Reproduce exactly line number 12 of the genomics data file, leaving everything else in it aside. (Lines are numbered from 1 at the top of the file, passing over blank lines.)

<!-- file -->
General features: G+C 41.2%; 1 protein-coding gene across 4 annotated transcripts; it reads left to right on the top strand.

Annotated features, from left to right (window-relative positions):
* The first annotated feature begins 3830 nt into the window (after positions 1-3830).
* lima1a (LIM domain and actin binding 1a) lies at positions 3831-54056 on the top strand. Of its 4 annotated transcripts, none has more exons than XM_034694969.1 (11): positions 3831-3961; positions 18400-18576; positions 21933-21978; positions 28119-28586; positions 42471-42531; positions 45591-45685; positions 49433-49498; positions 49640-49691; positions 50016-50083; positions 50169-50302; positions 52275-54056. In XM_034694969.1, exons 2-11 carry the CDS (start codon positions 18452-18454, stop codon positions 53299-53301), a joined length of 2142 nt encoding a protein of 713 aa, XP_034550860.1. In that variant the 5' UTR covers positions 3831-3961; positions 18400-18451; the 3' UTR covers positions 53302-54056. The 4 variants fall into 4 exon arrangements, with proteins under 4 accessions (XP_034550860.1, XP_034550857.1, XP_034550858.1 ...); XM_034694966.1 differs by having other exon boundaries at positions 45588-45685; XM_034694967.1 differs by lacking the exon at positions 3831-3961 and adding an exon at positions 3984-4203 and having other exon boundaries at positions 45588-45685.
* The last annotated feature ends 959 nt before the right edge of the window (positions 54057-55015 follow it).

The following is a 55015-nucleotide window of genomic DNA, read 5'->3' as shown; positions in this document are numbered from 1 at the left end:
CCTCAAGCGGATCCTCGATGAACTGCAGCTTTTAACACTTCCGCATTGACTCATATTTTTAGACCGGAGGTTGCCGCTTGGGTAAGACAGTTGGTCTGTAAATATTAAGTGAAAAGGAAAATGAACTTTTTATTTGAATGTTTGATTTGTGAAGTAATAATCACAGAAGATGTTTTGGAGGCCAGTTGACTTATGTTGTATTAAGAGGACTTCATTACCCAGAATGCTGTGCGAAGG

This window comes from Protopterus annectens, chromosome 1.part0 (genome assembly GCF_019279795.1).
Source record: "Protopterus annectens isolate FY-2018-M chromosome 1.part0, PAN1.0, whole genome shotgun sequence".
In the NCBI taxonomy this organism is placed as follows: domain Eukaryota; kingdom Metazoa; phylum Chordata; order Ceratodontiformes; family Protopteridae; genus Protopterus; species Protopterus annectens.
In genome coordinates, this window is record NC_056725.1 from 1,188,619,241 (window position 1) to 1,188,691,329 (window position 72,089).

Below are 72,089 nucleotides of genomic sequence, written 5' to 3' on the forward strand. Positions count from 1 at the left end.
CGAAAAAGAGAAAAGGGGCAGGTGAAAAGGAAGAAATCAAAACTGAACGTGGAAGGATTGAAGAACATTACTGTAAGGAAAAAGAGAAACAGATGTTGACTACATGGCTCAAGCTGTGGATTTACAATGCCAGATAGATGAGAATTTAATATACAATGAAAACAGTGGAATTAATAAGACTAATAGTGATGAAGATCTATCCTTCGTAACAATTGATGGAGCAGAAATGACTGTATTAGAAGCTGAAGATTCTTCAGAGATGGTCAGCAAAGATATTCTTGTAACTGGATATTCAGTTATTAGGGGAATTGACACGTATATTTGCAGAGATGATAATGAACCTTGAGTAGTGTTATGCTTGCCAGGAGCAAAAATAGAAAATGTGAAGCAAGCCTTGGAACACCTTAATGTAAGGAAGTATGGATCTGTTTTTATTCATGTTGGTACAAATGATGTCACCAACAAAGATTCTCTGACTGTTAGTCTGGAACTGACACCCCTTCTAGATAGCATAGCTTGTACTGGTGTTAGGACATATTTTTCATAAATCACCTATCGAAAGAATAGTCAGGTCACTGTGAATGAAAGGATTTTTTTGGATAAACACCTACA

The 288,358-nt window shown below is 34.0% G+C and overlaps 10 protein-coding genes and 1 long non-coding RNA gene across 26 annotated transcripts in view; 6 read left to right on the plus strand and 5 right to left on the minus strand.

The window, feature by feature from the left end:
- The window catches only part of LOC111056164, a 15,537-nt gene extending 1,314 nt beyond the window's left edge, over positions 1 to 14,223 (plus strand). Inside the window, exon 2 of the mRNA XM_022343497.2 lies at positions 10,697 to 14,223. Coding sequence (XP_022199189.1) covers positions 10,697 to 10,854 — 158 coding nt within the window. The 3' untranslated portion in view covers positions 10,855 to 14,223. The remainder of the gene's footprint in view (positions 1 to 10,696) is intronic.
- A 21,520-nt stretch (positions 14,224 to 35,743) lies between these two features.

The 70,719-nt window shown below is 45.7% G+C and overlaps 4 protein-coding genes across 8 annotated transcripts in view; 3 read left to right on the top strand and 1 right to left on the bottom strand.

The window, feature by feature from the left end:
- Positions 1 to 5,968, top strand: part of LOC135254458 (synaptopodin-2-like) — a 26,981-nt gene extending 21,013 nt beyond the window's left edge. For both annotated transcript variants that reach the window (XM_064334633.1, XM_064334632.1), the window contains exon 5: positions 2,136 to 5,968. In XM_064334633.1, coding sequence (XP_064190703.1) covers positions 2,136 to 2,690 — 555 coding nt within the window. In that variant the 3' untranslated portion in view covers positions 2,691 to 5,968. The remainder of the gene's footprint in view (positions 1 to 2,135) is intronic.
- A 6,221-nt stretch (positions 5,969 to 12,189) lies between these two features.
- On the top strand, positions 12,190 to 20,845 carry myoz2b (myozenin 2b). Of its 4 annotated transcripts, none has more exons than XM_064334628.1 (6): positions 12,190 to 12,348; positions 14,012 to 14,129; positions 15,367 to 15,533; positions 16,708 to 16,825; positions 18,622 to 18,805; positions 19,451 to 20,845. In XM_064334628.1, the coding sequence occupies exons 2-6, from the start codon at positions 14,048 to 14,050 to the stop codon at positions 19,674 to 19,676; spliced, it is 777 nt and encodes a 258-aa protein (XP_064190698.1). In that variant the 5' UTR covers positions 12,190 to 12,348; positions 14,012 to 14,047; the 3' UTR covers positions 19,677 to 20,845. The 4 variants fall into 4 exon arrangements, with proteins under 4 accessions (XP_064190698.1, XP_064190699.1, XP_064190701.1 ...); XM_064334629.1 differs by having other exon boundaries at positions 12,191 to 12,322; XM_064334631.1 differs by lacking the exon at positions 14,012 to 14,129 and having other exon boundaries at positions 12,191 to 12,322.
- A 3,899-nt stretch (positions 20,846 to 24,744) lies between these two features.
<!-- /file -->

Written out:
Below are 72,089 nucleotides of genomic sequence, written 5' to 3' on the forward strand. Positions count from 1 at the left end.